The Spinners

She’s the Dutchess, He’s the Duke (The Dutchess and the Duke, 2008)

In Folk, Indie American, Rex Baylon on January 8, 2010 at 6:34 am

With the culmination of yet another decade it is only natural to try to define what the collective zeitgeist of the 2000’s was. If the 30’s was the Swing era, the 60’s the Psychedelic Rock era, the 70’s the advent of the Punk movement, and the 90’s the Grunge era, then it would be appropriate to call the first decade of the millennium the Folk era. Of course those familiar with music history may comment that the folk genre since the middle of the 20th century has always been a popular style of music, but only in the noughties has the folk genre mutated and evolved into so many disparate forms.

One subgenre that has caught the public’s attention is garage-folk, epitomized by Jesse Lortz and Kimberly Morrison who are collectively known as The Dutchess & The Duke. The Seattle-based group plays a brand of folk that evokes not only the bluesy twang of The Rolling Stones or The Kinks but also the lyrical poetry of Bob Dylan and Joan Baez. And in fact, in their debut album, She’s The Dutchess, He’s The Duke, the duo is reminiscent of a young Dylan and Baez with each track showcasing Lortz’s untamed gravelly voice and Morrison’s lilting and intimate vocals.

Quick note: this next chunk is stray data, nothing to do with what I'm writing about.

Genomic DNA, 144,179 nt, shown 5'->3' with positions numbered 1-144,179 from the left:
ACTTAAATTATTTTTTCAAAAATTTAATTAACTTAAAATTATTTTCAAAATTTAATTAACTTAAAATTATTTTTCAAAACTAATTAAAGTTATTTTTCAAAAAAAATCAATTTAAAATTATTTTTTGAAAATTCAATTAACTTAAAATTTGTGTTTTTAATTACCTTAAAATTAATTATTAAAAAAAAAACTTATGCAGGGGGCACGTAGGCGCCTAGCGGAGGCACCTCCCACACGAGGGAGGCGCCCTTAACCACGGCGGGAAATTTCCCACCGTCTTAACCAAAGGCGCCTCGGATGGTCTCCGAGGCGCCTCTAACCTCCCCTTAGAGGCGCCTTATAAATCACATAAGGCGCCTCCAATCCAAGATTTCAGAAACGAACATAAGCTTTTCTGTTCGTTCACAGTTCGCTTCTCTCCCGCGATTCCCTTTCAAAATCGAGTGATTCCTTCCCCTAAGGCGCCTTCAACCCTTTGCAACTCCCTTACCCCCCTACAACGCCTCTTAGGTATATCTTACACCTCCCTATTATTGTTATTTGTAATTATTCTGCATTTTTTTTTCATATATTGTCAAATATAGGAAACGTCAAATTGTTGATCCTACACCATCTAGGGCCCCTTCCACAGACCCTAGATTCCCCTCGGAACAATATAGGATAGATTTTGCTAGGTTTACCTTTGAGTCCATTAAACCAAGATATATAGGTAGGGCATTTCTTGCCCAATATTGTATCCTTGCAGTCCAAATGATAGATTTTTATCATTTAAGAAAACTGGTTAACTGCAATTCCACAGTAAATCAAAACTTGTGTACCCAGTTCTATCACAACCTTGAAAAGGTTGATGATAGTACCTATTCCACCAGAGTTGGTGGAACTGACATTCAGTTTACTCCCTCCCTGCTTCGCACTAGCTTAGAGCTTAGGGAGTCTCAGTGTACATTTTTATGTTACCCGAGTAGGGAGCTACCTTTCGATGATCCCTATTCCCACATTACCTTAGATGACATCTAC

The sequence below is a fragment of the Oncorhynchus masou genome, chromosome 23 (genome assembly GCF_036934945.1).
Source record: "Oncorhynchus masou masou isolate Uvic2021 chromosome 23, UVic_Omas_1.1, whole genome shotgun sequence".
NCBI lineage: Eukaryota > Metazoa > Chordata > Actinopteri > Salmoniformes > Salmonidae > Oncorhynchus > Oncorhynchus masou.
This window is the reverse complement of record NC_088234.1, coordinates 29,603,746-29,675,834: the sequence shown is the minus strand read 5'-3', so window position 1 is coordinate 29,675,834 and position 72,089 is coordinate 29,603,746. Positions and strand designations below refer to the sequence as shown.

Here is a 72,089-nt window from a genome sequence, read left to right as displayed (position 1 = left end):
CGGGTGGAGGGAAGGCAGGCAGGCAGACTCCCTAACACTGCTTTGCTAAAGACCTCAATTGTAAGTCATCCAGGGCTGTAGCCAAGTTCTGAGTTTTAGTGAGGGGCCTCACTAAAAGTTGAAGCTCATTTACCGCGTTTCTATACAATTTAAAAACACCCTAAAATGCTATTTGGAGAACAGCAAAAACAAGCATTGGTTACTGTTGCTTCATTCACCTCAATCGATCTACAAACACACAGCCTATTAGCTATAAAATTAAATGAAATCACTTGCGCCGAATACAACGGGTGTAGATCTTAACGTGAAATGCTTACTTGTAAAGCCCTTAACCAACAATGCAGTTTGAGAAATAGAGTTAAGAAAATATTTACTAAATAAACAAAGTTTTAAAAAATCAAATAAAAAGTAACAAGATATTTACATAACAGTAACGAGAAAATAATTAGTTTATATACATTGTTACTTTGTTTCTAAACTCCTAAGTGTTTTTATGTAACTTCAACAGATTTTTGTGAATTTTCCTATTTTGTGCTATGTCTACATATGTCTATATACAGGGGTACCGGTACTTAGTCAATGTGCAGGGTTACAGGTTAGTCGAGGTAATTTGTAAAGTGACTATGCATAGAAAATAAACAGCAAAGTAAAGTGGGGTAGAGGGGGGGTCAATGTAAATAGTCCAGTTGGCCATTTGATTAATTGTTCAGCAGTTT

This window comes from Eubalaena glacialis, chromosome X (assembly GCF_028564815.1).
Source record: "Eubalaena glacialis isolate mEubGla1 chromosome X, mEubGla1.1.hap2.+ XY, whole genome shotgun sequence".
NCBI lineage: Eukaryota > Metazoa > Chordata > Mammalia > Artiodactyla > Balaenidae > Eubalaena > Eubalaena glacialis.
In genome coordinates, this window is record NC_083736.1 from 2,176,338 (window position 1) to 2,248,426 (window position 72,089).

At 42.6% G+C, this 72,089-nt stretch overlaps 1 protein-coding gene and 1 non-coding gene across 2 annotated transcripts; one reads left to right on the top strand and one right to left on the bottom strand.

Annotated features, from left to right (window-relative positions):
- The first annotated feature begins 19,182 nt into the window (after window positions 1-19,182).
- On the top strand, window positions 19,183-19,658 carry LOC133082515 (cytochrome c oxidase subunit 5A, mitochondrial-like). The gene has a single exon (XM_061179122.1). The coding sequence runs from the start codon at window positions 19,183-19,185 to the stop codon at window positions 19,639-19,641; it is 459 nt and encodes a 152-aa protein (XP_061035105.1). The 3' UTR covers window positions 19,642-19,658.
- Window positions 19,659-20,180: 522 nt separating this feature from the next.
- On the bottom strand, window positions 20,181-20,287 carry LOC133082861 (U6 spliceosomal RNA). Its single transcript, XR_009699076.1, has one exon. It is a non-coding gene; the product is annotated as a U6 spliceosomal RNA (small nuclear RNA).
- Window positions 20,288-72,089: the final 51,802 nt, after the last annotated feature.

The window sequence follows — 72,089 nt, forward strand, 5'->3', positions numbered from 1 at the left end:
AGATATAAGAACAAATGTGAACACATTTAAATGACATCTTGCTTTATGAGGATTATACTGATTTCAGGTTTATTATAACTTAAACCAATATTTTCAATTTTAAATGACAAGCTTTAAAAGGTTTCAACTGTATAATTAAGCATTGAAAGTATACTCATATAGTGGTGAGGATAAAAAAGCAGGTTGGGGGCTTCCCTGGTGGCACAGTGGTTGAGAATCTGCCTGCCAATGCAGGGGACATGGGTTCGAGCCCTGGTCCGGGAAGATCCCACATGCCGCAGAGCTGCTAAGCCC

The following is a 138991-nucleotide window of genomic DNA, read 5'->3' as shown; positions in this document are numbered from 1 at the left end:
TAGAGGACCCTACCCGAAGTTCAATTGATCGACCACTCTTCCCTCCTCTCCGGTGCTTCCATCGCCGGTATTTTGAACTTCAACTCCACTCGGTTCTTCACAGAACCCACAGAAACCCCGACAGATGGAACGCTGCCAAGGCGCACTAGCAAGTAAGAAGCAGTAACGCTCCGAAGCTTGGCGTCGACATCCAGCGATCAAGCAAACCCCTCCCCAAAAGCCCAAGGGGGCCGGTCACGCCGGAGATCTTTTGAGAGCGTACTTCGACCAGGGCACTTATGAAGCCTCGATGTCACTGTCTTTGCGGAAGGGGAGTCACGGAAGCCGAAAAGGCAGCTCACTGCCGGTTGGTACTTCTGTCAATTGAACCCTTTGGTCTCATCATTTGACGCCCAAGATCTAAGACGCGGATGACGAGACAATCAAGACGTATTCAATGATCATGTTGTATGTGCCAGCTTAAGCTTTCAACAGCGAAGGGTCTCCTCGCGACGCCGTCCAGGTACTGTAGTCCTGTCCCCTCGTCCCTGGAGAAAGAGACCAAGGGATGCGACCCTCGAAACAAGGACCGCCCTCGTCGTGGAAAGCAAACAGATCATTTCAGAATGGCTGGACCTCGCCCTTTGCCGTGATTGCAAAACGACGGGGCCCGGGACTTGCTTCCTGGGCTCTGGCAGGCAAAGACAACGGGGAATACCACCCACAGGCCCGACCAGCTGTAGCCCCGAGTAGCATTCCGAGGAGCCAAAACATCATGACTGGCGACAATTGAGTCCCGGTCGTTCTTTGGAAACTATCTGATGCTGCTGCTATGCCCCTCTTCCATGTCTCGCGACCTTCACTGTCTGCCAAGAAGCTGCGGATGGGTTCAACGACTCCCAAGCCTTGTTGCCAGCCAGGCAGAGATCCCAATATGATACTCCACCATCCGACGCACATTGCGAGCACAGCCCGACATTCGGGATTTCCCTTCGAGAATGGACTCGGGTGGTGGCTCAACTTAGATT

“Reservoir Park”, the titular single off their debut, announces to the world with the clapping of hands and bluesy acoustic riffs that The Dutchess & The Duke have arrived. Then, before you can recover, they stretch their folk rock muscles with “Out Of Time”, a track that would have made John Hartford proud. And Leonard Cohen circa Songs From A Room even pops up on the tracks “Ship Made Of Stone” and “The Prisoner”. Lortz and Morrison even duplicate the irreverence and deceptive simplicity of The Velvet Underground with the songs “Back To Me” and “Armageddon Song”.

No one knows where this new decade will take us musically, but it is safe to assume that The Dutchess and The Duke will play an active role in defining it.

– Rex Baylon

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